- Count how many responses per code you have to prioritize issues
5. Summary report
Write down the key learnings (your memory is not as good as you think) to always keep them at hand for formulating hypotheses (when comparing to other sources of data). It’s also essential for your teammates and clients.
Voice of the customer
Besides identifying trends, pay attention to their language. How do they phrase the problem? Often I copy and use the exact wordings from a survey answer in a value proposition or other key part of the website copy. It tends to work extremely well.
5. Tools to use for conducting surveys
- I absolutely love Google Docs forms. It’s simple and free. (But some don’t since it doesn’t have bells and whistles, and looks kind of plain).
- Typeform. Most beautiful surveys.
6. Web & Exit Surveys
While customer surveys ask questions from people who bought something from your site, web surveys ask questions from people while they’re on your site.
The main idea here is the same: identify sources of friction. Web surveys can be very insightful here as you’re asking people about it as they’re experiencing it.
Web & exit surveys defined
Web & exit surveys are kind of pop-up boxes that appear to the visitor based on certain rules – like time spent on site, number of pages visited, activity (e.g. moves the mouse cursor next to the browser window closing X).
Here’s an example of what it can look like (appears in the bottom right corner):
We can use this to ask people questions that would help us understand why they’re not completing the purchase.
Won’t visitors hate them? Hate is a strong word. Yes, there’s gonna be some friction caused, but –
- not all of them will see it,
- it’s well worth it and there’s no other good way to get the same kind of data,
- it’s only temporary.
When to pop the question
The main things you want to pay attention to is A) qualifying the visitor (is this a random visitor, or somebody actually considering to buy something), and B) asking the right question at the right time (e.g. asking someone “why didn’t you buy” when they land on the site will cause lots of friction).
- Look at your average time on site and pageviews per person metrics: ask question from people who have above average engagement (for qualification reasons)
- Ask the right question at the right page: don’t ask about NOT buying on the home page, but rather on the checkout funnel pages.
- Ask when they’re about to leave the site (subject to software capability)
Questions to ask
There is no universal best question to ask, so it’s more important to keep in mind the goal here. We want to understand 2 main things:
- Why they came to the site? Does our site match their needs? If not, are we attracting the wrong traffic, or are we underutilizing an opportunity here
- What are the sources of friction? This is more specific than “why they didn’t buy” (understanding that is our main objective, but we have many goals to understand the big picture).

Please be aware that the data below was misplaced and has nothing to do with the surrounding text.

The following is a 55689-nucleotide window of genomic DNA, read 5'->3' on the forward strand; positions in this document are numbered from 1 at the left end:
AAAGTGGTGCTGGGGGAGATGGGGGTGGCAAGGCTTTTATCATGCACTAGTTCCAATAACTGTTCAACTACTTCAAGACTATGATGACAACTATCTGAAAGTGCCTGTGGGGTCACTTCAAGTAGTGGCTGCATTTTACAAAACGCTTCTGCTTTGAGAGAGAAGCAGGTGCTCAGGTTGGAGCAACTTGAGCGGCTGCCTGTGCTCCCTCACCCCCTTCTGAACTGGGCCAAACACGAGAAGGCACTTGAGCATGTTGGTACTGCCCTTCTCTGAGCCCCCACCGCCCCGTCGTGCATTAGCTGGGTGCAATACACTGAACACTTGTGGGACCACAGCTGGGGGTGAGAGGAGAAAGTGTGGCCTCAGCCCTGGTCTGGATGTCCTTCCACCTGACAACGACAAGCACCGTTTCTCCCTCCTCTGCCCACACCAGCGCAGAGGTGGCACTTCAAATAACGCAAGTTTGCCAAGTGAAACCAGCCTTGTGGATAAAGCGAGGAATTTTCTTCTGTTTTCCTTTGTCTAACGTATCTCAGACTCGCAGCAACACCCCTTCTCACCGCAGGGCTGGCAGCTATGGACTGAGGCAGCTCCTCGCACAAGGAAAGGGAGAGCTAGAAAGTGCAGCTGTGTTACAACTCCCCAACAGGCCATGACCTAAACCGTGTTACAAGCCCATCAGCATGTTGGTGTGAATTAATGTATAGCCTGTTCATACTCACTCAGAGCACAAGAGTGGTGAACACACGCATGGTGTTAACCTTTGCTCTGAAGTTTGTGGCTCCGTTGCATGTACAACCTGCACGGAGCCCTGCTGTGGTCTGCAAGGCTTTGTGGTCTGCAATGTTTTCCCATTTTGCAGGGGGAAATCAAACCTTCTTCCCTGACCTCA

Questions you might want to ask are (changing the wording as you see fit):
- What’s the purpose of your visit today? <– establish user intent
- Why are you here today? <– same
- Were you able to find the information you were looking for? <– identify missing information on the site, best asked on product pages
- What made you not complete the purchase today? <– identifying sources of friction (ask this only during checkout pages, and beware that some people still considering completing the purchase)
- Is there anything holding you back from completing a purchase? Y/N (+ ask for explanation) <– identify sources of friction
- Do you have any questions you haven’t been able to find answers to? Y/N <– identify sources of friction, missing information on the site
- Were you able to complete your tasks on this website today? Y/N, and when No is select, ask “Why not” <– same
Note that there are always trolls that give you stupid answers, just ignore them.
How to get more people to respond
There’s no one magical question that works the best for each audience, so some experimentation is needed.
Typically you want to go down 2 routes:
- Ask a single free format question (the more you ask, the less answers you get – I don’t recommend asking more than 1 question at a time)
- Ask a simple yes/no question, and ask for an explanation once they’ve answered it.
The second option works the best for me about 70% of the time. My theory is that it’s very easy to answer a yes/no question, and once prompted with a follow-up question, a psychological trigger called “commitment” (as per Cialdini) kicks in and people have to complete the path they started, thus answering the question. An overwhelming majority who answer Yes or No, also write a short comment.
Here’s an example. I asked 2 questions that got almost the same amount of views, but one got significantly more responses (converted better, so to speak):
What was the difference?
“Losing” question (182) responses: Is there anything holding you back from making a booking? Y/N
Winning question (517) responses: Do you have any questions you haven’t been able to find answers to? Y/N
What can we learn from this? You need to experiment with different wordings. Some work better than others.
Let’s try another experiment. I asked these 3 questions:
- Why didn’t you complete a purchase today?
- Is there anything holding you back from making a purchase today?
- Do you have any questions you haven’t been able to find answers to?
Can you guess which question yielded which result? The results are below (pay attention to views/responses ratio).
The first question performed overwhelmingly better than the others. Which one was it?
The answer: “Is there anything holding you back from making a purchase today?”. The second question was “Do you have any questions you haven’t been able to find answers to?” (worst performer) and the last one was “Why didn’t you complete a purchase today?”.
Lesson: “winning” questions might turn into “losing” questions on different websites, and vice versa. Keep experimenting.
Tools to use
I’m going to be honest with you: none of them are perfect. Find one that you like best.
If you want to increase conversions, it’s not enough to know what your product does and how others have used it. You need to figure out who exactly is your primary target audience, what they want, what matters to them, and why there’s friction for them when buying the products that matter most.
Qualitative research – like surveys or interviews – will help you learn about all of these things so you can better understand how people make decisions around their purchases.
It won’t always be easy; but if you’re serious about increasing conversion rates on your website or landing page, this guide could be a great place to start!
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By Indradip Ghosh